380 Labor Supply

380 Labor Supply - is substituted for leisure. Thus leisure...

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Notes Consumer Theory-labor supply Consumers have utility over leisure, L and goods x, U(L,x). The budget constraint is comprised of two parts w L +K p x x where K is capital income, w is the wage rate, and 24 L L = - where L is labor worked or supplied. The budget constraint in terms of L is w(24-L)+k= p x x or p x x+w L 24 k w ≤ + =I. The budget constraint has slope -w/p x so it is the real wage rate that matters or x=I/p x -(w/p x )L. Set up the problem graphically with x on the dependent axis and L on the horizontal axis. Solution where MRS (leisure for x)=w/p x =real wage. Graphically do income and substitution effects. Note if L is normal and w increases, it moves in the direction of working less or taking more leisure. The substitution effect of a wage increases means that x
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Unformatted text preview: is substituted for leisure. Thus leisure behaves like any other consumption good. Labor does not however, the substitution effect says as w increases , people work more (consume less leisure and more x) but the income effect with leisure normal is to work less so these two terms pull in opposite directions when leisure is normal. The expenditure problem is: min x,L k=E=p x x-w(24-L) subject to U(x,L)= U Slutsky Equation: * * * ( , , ) ( , , ( , , )) c x x x c L w p U L w p E p w U L L L E w w E w = = + Noting that E L w = - * * c L L L L w w I = + total effect=substitution effect +income effect negative+positive if leisure is normal...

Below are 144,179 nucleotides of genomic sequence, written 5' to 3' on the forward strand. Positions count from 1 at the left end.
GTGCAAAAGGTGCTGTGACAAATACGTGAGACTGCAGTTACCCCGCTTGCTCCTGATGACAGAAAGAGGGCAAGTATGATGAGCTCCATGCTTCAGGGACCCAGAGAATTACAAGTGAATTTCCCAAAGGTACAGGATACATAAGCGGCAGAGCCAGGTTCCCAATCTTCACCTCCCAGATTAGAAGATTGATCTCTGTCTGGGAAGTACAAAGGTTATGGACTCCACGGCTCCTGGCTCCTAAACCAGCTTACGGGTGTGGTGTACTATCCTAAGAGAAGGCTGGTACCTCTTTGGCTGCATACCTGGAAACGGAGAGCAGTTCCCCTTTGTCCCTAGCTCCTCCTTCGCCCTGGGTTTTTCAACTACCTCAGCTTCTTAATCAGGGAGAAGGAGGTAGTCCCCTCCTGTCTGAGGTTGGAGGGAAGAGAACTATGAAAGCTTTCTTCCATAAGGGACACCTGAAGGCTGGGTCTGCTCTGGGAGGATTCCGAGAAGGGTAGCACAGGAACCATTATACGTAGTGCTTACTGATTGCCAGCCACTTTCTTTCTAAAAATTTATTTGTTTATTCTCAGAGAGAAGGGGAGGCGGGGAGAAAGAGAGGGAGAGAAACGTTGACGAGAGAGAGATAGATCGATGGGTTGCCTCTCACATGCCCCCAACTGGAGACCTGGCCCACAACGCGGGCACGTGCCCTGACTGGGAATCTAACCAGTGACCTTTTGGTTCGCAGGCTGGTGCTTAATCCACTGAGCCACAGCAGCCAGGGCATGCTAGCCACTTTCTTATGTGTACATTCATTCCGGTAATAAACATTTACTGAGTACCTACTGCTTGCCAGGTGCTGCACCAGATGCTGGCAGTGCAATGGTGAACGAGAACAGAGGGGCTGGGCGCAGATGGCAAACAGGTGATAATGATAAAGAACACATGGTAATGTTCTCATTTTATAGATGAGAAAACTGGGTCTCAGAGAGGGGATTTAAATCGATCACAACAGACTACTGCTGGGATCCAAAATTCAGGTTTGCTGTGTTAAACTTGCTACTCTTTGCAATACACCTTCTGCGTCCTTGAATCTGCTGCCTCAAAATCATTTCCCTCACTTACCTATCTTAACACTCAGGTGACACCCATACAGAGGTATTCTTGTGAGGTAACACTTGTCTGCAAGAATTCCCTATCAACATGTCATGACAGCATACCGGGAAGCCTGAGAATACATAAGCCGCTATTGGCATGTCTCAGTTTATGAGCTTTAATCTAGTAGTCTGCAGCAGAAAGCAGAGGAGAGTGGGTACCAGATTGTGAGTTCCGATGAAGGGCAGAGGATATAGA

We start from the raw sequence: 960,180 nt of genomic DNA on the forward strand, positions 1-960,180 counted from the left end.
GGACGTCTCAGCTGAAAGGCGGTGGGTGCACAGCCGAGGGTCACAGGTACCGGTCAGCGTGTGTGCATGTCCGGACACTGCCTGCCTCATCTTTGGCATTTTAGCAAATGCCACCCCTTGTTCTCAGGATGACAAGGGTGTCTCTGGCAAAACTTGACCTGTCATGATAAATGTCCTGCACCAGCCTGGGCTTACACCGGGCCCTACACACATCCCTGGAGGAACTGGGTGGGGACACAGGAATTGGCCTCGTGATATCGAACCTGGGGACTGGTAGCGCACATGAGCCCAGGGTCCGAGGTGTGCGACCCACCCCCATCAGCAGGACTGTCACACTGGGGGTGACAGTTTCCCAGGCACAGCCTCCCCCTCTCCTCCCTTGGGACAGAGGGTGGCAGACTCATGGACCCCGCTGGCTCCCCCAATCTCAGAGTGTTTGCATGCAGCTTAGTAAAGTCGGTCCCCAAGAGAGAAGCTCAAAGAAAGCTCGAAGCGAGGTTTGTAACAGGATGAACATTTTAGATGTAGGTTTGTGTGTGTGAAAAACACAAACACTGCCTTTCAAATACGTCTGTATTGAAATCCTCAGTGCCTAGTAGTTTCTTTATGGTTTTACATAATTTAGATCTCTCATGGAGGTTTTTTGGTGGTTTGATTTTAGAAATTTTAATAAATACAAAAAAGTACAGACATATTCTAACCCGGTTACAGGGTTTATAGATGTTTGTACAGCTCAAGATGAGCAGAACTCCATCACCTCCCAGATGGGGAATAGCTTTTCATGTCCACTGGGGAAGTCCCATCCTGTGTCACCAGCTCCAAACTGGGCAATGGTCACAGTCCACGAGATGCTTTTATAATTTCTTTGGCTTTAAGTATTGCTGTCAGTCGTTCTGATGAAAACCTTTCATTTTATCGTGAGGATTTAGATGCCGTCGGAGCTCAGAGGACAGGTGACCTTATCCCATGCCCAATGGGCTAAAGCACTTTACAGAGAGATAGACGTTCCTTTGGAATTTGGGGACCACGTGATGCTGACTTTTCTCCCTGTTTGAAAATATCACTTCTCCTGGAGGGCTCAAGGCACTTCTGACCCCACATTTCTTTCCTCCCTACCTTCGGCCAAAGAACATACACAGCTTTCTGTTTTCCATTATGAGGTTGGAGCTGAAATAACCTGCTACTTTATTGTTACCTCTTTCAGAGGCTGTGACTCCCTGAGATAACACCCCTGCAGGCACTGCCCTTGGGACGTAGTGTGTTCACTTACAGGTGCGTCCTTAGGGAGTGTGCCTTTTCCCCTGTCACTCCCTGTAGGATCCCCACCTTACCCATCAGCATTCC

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This note was uploaded on 04/07/2011 for the course ECON 380 taught by Professor Showalter,m during the Winter '08 term at BYU.

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